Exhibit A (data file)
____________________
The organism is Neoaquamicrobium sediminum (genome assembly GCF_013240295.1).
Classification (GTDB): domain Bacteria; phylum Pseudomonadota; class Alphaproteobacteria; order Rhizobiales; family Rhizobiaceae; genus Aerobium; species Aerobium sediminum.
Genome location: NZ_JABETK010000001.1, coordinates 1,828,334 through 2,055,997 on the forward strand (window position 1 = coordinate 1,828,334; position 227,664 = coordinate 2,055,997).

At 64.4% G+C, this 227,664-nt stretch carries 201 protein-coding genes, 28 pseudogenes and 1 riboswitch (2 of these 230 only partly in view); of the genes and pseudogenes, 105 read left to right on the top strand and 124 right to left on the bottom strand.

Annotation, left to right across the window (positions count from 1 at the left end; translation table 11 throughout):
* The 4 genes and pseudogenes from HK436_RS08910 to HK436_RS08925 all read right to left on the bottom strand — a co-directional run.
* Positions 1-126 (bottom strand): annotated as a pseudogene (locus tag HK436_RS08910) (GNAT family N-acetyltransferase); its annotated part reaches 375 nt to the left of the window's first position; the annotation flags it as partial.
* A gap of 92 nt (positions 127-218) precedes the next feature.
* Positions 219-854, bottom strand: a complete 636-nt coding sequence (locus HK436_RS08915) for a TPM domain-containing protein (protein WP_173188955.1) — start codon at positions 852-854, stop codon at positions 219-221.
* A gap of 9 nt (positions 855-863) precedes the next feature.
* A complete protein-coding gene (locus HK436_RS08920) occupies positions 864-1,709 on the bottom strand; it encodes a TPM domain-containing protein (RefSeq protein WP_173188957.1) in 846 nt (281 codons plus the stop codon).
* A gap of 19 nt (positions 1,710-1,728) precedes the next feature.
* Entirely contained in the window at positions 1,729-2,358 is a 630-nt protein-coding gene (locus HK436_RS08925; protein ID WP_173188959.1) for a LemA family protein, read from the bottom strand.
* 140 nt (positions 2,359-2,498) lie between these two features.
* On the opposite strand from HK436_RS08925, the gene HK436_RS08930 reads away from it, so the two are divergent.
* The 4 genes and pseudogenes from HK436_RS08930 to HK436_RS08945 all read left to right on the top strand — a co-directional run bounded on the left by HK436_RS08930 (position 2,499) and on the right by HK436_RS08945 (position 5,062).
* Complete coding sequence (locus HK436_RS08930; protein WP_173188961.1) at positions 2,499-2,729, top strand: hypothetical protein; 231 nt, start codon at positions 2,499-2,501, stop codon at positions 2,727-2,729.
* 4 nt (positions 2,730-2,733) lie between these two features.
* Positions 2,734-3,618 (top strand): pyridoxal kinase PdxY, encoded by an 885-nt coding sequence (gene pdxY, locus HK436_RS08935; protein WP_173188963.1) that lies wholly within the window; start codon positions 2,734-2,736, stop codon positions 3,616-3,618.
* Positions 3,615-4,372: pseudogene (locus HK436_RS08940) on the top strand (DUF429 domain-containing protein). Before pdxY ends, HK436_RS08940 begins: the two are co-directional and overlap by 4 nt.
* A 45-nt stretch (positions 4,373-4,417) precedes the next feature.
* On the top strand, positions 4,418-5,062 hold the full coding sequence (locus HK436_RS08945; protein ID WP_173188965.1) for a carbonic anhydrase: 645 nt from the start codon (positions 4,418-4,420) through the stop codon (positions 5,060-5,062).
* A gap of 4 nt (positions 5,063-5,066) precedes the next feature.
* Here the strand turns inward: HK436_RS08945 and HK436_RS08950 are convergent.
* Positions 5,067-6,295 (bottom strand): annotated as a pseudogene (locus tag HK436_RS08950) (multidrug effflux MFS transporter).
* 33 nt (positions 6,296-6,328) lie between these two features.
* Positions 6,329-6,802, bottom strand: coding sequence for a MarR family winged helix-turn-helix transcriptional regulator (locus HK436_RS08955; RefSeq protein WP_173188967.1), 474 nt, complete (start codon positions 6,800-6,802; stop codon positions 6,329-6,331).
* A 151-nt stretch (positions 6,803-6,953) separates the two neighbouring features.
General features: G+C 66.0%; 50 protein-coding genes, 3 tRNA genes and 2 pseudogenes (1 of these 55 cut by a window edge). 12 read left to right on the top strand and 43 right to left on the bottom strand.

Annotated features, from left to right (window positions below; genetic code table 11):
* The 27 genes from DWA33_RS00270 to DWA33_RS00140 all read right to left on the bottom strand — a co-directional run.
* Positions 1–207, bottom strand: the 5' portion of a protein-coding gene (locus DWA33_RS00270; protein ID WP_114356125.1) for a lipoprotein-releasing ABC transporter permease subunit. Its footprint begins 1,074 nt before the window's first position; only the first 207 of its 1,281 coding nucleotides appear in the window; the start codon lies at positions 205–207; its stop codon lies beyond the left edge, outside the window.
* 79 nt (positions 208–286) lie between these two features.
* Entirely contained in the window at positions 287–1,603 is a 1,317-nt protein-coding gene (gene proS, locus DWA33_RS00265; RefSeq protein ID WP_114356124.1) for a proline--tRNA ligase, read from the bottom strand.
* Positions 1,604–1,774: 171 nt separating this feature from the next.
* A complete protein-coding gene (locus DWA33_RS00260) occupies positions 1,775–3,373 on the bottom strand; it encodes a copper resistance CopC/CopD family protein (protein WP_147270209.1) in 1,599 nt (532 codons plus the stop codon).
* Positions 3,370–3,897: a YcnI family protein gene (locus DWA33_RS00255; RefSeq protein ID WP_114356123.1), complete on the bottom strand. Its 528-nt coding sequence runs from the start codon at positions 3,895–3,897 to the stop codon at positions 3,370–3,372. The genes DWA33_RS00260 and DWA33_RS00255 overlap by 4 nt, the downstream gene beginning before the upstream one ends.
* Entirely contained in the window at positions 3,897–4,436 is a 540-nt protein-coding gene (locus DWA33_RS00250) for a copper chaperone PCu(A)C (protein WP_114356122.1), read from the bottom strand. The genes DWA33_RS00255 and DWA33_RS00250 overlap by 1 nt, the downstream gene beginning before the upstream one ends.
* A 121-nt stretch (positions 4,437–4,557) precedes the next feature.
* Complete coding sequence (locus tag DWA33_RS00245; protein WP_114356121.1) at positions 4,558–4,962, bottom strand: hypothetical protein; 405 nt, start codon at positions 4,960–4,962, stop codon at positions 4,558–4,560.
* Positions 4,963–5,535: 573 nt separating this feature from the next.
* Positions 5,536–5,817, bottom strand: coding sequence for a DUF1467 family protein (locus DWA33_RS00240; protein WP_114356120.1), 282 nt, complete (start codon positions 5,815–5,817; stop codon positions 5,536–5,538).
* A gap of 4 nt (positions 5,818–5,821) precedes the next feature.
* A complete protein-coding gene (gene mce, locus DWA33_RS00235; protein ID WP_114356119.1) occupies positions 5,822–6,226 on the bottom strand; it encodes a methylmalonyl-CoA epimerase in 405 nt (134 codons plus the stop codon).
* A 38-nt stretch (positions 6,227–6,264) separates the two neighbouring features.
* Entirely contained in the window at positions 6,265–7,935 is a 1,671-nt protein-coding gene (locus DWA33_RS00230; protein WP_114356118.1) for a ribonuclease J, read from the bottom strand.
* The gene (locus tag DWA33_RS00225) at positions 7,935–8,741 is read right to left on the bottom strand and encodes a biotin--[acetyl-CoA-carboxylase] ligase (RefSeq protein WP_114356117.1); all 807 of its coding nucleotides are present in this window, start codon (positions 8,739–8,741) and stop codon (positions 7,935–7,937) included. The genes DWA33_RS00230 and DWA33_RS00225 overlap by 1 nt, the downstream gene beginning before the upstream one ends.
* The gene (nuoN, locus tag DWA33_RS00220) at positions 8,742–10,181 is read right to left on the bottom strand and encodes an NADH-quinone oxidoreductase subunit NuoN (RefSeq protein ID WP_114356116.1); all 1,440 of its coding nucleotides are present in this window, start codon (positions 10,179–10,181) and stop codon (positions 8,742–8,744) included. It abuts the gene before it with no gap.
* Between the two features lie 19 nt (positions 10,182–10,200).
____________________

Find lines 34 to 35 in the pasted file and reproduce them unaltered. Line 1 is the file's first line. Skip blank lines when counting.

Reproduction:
* Entirely contained in the window at positions 287–1,603 is a 1,317-nt protein-coding gene (gene proS, locus DWA33_RS00265; RefSeq protein ID WP_114356124.1) for a proline--tRNA ligase, read from the bottom strand.
* Positions 1,604–1,774: 171 nt separating this feature from the next.